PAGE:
Staying smart on student loans helps deter from debt after graduation

Bonnie Mulqueen

Photo by Joseph Basco

Mario Linton took out a $7,500 loan to make it through college at UNF.

For this English senior, claiming the title as the first member in his family to earn a bachelor’s  counterbalances his incurred loan debt. But at least Linton won’t have to pay that off for a while.

Linton is joining the Air Force as an officer after he graduates. He said he is not worried about the loan and will have it paid off within a few years.

However, there are students who will be paying off their incurred loan debt for the next 10 years or more after they graduate. But students won’t have to worry about their student loan interest rates doubling after President Barack Obama signed legislation July 6 to prevent that.

As well as keeping the loans from doubling, the legislation will keep them locked in at 3.4 percent interest rate for another year.

Subsidized means the government is paying the interest for the student while they are in school, said Anissa Agne, director of student financial aid at UNF. Subsidized loans are granted to students who show financial need, and unsubsidized loans are loans on which the government is not paying the interest while the student is in school, she said.

Samantha Stockli, a UNF elementary education alumna, borrowed $17,000 in unsubsidized loans to get her bachelor’s degree. Now graduated, she is paying the minimum payment of $208 a month for the next 10 years.

But paying only the minimum payment each month means she will be paying an extra $7,000 in interest fees, Stockli said. Right now, she can only afford to make the minimum payment, she said.

Stockli also has two credit cards that she is paying on right now, as well. But she is more worried about her credit card debt than her student loan debt, she said.

“I feel that my student loan debt was worth my education,” Stockli said. “I have a good paying job at Country Bumpkins daycare to help pay off my debt.”

Roughly, a little fewer than 50 percent of UNF students take out some type of loan, Agne said.

She said students should remember to think wisely; UNF’s average borrowed debt is between $11,000 and $12,000 for four years of school.

That college education is the price of a used car and will last you a lifetime, she said, so she advises students to borrow loans wisely and stack up on scholarships.

Paul Mason, a UNF economics professor, said students need to seek out all scholarship opportunities wherever they can find them because free money is better than borrowed money.

UNF has a lot of scholarships available for students, Mason said. Although some scholarships may be small, they will definitely add up, he said.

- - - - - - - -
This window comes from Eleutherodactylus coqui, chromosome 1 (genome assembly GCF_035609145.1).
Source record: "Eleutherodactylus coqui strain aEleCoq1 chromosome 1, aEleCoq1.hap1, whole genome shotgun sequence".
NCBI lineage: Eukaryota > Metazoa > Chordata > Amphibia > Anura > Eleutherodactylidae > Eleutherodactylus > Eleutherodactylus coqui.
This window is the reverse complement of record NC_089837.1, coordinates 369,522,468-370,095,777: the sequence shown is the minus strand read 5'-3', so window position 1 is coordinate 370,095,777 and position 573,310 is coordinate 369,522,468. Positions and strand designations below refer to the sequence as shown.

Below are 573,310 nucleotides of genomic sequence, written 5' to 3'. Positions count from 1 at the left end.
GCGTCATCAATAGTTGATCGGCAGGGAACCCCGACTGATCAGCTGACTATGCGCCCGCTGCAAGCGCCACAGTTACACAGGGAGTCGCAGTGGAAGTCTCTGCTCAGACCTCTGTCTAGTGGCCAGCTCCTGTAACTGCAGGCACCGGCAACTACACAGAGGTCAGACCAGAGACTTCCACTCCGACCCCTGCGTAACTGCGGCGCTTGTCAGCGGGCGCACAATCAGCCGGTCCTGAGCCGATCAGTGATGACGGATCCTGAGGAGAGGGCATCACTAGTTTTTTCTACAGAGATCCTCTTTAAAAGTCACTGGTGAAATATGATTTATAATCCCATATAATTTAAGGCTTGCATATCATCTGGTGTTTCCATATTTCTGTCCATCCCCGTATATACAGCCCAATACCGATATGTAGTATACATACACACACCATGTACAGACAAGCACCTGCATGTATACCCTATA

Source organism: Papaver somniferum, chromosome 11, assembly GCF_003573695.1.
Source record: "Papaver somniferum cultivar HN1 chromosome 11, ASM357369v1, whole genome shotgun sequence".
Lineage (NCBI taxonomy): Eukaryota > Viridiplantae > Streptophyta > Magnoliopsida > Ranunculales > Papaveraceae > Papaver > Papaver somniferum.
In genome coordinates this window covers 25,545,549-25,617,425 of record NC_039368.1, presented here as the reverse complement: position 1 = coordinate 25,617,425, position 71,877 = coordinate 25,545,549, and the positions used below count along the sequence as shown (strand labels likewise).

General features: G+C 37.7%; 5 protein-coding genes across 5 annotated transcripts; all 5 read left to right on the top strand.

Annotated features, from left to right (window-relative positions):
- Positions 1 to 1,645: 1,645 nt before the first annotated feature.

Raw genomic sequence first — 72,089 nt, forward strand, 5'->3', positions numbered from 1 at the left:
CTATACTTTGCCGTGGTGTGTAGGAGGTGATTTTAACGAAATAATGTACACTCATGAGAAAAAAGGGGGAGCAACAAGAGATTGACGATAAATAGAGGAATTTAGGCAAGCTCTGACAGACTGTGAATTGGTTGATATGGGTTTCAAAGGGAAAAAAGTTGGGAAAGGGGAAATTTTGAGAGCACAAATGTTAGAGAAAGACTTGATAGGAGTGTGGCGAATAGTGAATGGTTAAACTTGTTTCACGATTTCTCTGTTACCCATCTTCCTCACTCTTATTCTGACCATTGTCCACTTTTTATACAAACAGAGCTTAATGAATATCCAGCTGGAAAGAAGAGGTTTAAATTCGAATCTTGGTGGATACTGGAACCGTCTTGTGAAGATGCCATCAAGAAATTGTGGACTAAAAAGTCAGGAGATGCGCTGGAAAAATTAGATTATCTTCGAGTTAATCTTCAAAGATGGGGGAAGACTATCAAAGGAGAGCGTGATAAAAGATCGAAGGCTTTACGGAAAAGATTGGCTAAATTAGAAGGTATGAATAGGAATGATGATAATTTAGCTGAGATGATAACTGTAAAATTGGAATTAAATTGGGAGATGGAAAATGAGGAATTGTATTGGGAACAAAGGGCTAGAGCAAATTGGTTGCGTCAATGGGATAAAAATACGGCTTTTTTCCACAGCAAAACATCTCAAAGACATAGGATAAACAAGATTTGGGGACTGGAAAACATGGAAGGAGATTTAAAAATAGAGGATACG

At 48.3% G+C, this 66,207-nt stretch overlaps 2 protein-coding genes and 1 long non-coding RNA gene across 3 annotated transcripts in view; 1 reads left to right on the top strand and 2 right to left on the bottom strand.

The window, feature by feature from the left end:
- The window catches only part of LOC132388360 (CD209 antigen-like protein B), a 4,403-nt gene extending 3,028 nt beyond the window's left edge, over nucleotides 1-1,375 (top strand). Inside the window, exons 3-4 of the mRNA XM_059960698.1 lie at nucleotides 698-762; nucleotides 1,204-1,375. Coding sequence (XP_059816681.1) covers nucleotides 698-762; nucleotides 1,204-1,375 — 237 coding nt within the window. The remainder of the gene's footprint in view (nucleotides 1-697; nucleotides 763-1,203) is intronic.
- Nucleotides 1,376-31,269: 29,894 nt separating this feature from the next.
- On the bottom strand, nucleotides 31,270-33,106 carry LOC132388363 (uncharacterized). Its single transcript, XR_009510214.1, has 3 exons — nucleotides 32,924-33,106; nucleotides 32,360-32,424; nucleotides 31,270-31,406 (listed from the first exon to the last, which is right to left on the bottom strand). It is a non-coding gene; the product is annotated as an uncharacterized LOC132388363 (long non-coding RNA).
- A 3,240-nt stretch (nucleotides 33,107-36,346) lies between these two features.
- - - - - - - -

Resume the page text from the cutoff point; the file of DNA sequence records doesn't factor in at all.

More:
Agne said students should also seek out civic organizations to see if private scholarships are available. Students can check with their employer because some companies offer tuition reimbursement or have matching benefits, she said.

She said she sees refund checks out for $2,000-$3,000 per semester.

“Think twice before you use your refund money to buy a new outfit at the St. Johns Town Center,” Agne said.

If students don’t use their loans within the seven days it has been disbursed, they can come to One Stop Student Services and return their unused money, Agne said. Students definitely want to return the unused money to UNF and not their servicer because it goes back as though they’ve never taken it as a loan, she said. The 3 percent origination fee that the government keeps will be undone, as well.

She suggests students to only borrow what they need for tuition and books, don’t borrow the maximum they’re allowed if they don’t need it, Agne said.

More than 50 percent of UNF students have some form of Florida Bright Futures scholarship they’re using to help pay for classes, Agne said.

And Jazmine Tatum, a UNF international relations alumna, used her Bright Futures scholarship to pay for 75 percent of her tuition. Tatum only had to borrow $4,000 in a private loan from her bank to help pay for her bachelor’s, she said.

“Yes, my loan was worth my bachelor’s degree,” Tatum said. “I am traveling to Europe next month to teach English to students.”

Tatum is paying off her loan only making minimum payments, she said.

Interest rates on student loans have the opportunity to go higher or lower every year, Agne said.

One of the changes in the legislation is that after July 1 graduate students can only get unsubsidized loans, Agne said. The amount that they can still borrow remains the same at $20,500.

Students can chose to make quarterly payments through their loan servicer, or they may chose to let their interest accrue — then they would be paying interest on top of interest once they graduate, she said.

And repayment for both loans begins six months after the student graduates or drops below enrollment half time, Agne said.

However, student loans are not so much a crisis of what students are incurring in debt — it’s that the students are not getting the same quality jobs when they graduate to pay it off like they were 10 years ago, Mason said.

The cost of putting students in school to take higher tech jobs keeps going up — that affects how much students have to borrow in loans, Mason said.

You can consolidate your student loans, but you can only consolidate once, Agne said. Students should consolidate wisely when interest rates are low, she said.

Email Bonnie Mulqueen at re[email protected]